D.C. Metro's Recent Controversial Decision: Painting Over Brutalism

Controversy erupted last week in Washington, D.C., after D.C. Metro decided to paint Union Station's vaulted ceilings—a famous icon of the District, it's regional transit system, and the architectural style of Brutalism.

1 minute read

April 6, 2017, 11:00 AM PDT

By James Brasuell @CasualBrasuell

D.C. Metro

Orhan Cam / Shutterstock

Martin Austermuhle and Amanda Kolson Hurley both took to the pages of their respective media outlets to document the outcry against a controversial decision by the Washington Metropolitan Area Transit Authority (WMATA) to paint a coat of white paint over the station's famous grey vault.

Austermuhle reports that the WMATA's Back2Good campaign is responsible for the paint job—one project among plans to power-wash, scrub, and polish all of the system's 91 stations on an annual basis.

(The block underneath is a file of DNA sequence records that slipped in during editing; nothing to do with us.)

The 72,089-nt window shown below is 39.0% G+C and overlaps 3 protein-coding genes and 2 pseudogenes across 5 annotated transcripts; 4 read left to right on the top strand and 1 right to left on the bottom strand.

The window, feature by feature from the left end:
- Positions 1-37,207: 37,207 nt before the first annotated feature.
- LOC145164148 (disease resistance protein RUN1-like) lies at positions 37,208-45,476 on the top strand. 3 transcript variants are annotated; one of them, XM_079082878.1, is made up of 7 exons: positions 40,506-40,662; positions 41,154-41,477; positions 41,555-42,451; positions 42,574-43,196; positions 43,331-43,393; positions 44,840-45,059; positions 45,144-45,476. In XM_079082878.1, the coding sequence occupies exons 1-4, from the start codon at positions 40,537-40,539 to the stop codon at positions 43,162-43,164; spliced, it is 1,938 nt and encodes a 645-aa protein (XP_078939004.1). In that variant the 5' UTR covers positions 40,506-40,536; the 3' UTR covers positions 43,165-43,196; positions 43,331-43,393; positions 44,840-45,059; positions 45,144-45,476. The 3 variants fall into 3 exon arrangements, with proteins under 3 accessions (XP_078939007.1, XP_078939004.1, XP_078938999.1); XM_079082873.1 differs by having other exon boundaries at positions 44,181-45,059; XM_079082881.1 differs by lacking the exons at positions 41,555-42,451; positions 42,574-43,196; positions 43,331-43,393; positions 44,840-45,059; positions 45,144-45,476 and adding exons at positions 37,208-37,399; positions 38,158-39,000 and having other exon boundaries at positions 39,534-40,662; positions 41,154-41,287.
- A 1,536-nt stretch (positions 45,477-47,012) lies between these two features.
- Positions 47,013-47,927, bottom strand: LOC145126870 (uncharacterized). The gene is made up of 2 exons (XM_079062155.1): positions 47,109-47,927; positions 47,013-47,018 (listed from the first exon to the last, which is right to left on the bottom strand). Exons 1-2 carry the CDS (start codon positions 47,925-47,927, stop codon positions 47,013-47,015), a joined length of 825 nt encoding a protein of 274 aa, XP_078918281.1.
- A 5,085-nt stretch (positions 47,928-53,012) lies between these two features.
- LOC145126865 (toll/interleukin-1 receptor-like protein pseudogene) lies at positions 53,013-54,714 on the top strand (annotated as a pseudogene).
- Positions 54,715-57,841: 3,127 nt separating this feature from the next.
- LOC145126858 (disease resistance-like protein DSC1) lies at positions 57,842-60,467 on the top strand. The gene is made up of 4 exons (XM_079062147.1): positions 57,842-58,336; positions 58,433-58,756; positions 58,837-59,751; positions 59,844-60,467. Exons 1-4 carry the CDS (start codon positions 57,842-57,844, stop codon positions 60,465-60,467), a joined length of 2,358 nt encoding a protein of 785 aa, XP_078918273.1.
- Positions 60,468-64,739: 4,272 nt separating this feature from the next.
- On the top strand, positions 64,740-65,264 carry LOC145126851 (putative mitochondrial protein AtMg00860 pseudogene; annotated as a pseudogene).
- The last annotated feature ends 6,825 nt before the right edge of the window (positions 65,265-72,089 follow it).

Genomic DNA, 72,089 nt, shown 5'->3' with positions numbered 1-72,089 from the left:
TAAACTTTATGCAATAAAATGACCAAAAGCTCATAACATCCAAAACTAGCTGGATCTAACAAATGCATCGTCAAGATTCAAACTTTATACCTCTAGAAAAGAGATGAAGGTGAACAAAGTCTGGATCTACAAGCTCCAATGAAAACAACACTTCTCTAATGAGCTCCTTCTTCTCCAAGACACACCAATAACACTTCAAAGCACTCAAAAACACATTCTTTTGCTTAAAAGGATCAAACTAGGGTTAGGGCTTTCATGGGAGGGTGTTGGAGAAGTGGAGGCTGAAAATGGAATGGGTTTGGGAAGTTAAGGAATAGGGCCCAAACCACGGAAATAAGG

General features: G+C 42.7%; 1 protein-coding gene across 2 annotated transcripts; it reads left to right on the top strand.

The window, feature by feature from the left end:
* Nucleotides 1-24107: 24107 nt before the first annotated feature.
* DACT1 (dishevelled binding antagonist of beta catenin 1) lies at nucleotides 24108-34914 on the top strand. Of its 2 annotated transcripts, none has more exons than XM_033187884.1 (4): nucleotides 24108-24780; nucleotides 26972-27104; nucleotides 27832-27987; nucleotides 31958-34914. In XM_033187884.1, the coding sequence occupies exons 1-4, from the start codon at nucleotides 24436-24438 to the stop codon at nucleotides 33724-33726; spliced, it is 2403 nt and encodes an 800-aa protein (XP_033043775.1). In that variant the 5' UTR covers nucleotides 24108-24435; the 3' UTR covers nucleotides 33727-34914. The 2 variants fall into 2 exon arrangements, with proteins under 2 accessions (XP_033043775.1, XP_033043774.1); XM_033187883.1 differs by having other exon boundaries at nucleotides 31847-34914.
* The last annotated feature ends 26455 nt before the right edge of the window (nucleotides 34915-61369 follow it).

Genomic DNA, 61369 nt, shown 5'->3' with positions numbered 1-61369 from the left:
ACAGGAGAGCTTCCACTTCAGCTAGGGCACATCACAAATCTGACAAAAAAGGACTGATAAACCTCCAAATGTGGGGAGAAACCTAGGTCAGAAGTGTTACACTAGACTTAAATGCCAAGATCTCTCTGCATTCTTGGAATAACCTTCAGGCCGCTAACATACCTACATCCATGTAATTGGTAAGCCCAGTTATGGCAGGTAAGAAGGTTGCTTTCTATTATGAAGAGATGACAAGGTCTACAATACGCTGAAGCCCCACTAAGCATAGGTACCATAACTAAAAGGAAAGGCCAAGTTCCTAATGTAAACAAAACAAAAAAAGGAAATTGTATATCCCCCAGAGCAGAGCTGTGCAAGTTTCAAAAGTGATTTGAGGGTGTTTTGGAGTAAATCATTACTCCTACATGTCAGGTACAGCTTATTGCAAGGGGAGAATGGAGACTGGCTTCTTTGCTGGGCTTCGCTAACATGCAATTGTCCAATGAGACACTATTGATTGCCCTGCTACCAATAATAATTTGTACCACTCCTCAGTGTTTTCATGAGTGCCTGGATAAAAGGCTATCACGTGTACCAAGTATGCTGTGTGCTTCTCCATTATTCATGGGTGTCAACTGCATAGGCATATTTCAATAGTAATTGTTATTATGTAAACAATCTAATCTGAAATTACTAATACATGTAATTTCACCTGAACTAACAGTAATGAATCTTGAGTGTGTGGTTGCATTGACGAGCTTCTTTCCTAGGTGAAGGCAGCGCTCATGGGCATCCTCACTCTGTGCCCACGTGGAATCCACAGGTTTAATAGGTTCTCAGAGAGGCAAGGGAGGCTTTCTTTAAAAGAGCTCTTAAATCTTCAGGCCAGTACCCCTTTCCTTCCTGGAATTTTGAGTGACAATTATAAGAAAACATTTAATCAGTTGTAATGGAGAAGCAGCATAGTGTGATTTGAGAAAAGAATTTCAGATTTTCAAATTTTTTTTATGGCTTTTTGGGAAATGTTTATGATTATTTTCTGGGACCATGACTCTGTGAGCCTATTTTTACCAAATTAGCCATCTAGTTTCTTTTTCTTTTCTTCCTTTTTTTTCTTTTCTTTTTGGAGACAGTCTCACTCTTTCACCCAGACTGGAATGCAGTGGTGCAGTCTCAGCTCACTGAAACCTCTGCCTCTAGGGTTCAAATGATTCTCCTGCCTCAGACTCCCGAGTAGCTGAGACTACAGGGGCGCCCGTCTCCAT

The decision to paint Union Station, however, prompted strong responses from writers like Kriston Capps and Kolson Hurley.

After initially voicing concern on Twitter, Kolson Hurley eventually wrote an article for Washington City Paper, describing the decision to pain Union Station as troubling for "multiple reasons":

"First…dirt will show up prominently on a background of white paint," writes Kolson Hurley. "Second, exposed concrete is integral to the Brutalist style in which the Metro system was designed."

An update to the latter article notes that the Washington chapter of the American Institute of Architects had since expressed "deep concern" over the painting of the Union Station vault. 

Wednesday, March 29, 2017 in WAMU

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